Congresswoman Carolyn Maloney (D-NY) and Senator Robert Menendez (D-NJ) introduced a bill yesterday that would regulate the misleading advertising practices of Crisis Pregnancy Centers (CPCs). The Stop Deceptive Advertising for Women's Services Act (see PDF) would require the Federal Trade Commission to create and enforce rules to prohibit CPCs' deceptive advertising practices, such as advertising under the term "abortion services." The act expressly defines abortion services to mean "providing surgical and non-surgical procedures to terminate a pregnancy, or providing referrals for such procedures."
Maloney first introduced the Stop Deceptive Advertising for Women's Services Act in 2006. The current bill has 11 co-sponsors in the House. On the state and local levels, similar laws have been referred to as "truth in advertising laws."
According to a 2007 press release, Chairman of the House Oversight and Government Reform Committee Henry Waxman (D-CA) conducted an investigation of CPCs in 2006. This investigation found that CPCs mislead their clients because those who sought counsel were told that abortions could lead to mental illness, breast cancer, and infertility.
"An unintended pregnancy is an especially difficult time to encounter deception, and deceptive practices should be outlawed. Women shouldn't have to face the added stress of deciphering whether or not the clinic they choose offers legitimate medical services," Maloney said yesterday in a press release.
Currently, there are an estimated 3,500 CPCs nationwide, most of which are affiliated with one or more national umbrella organizations. CPCs pose as legitimate health centers and offer "free" pregnancy tests. Some CPCs coerce and intimidate women out of considering abortion as an option, and prevent women from receiving neutral and comprehensive medical advice. These clinics are typically run by anti-abortion volunteers who are not licensed medical professionals.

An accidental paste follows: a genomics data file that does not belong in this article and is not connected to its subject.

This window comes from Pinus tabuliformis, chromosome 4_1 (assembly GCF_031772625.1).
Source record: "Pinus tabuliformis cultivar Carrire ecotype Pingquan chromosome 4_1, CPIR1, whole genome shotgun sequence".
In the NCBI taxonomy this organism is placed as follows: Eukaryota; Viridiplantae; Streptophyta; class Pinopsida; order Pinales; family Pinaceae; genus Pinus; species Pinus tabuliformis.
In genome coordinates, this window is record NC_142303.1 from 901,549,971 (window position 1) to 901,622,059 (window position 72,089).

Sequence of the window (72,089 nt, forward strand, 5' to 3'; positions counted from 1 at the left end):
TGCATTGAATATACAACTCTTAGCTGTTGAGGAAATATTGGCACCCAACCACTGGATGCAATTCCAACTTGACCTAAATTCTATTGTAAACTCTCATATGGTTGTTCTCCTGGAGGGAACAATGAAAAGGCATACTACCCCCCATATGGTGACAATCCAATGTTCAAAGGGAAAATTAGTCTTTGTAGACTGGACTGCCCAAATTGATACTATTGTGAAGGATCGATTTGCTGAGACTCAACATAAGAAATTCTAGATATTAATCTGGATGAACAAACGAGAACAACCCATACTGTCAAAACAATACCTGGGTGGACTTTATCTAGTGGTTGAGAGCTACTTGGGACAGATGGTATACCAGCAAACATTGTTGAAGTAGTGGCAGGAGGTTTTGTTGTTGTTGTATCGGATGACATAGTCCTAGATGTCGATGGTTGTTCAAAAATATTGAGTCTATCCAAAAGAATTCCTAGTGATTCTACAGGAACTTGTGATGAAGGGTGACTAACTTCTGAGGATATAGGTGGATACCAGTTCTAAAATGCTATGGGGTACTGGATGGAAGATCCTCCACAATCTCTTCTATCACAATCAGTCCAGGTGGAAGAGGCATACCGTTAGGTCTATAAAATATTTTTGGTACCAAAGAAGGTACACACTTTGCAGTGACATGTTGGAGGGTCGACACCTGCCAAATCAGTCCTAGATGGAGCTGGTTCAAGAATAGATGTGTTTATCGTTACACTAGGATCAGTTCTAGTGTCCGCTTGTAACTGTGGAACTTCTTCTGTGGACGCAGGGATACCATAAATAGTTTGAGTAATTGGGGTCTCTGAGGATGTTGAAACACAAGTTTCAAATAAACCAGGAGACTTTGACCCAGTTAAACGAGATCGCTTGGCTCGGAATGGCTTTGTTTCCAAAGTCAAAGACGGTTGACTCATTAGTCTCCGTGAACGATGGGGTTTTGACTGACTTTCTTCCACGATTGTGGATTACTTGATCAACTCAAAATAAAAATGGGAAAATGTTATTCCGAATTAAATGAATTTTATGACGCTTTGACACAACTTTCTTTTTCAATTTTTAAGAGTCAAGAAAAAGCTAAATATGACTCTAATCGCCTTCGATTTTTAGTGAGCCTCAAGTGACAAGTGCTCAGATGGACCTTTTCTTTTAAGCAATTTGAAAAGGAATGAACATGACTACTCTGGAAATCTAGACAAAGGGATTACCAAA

Media Resources: Congresswoman Maloney Press Release 6/1/2007, 6/30/2010; Stop Deceptive Advertising for Women's Services Act; Feminist Daily Newswire 4/9/10
8/28/2015 Alaska Court Protects Abortion Access for Low-Income Women - The Alaska Superior Court struck down a state law yesterday that would have severely limited abortion access for low-income women in Alaska.
The state's Superior Court also struck down a Department of Health and Social Services regulation that placed narrow specifications on Medicaid coverage for abortions, requiring that Medicaid-funded abortions be determined by a physician to be "medically necessary." Last year, the Center for Reproductive Rights, the American Civil Liberties Union, and Planned Parenthood sued on behalf of the Planned Parenthood of the Great Northwest, claiming that the narrow definition of "medically necessary" arbitrarily established conditions designed to restrict the ability of low-income women to access abortion services.
The law was temporarily blocked last July by an Alaskan state court judge.
Superior Court Judge John Suddock ordered yesterday that the state be blocked from implementing this regulation, ruling that it placed an undue burden on low-income women seeking abortion services in Alaska.
"By providing health care to all poor Alaskans except women who need abortions, the challenged regulation violates the state constitutional guarantee of 'equal rights, opportunities, and protection under the law'," the ruling read.
"We applaud the superior court for striing down these cruel restrictions on women's health and rights that violate the Alaska Constitution," said Chris Charbonneau, CEO of Planned Parenthood of the Great Northwest and the Hawaiian Islands. . . .
8/26/2015 Saudi Women Prepare to Vote for the First Time - The fight for gender equality is making slow but notable progress in Saudi Arabia, where women will be allowed to vote for the first time in upcoming December elections.
This shift in Saudi law came in 2011, when a royal decree announced that women would be allowed to vote and run in local elections beginning in December of 2015. . . .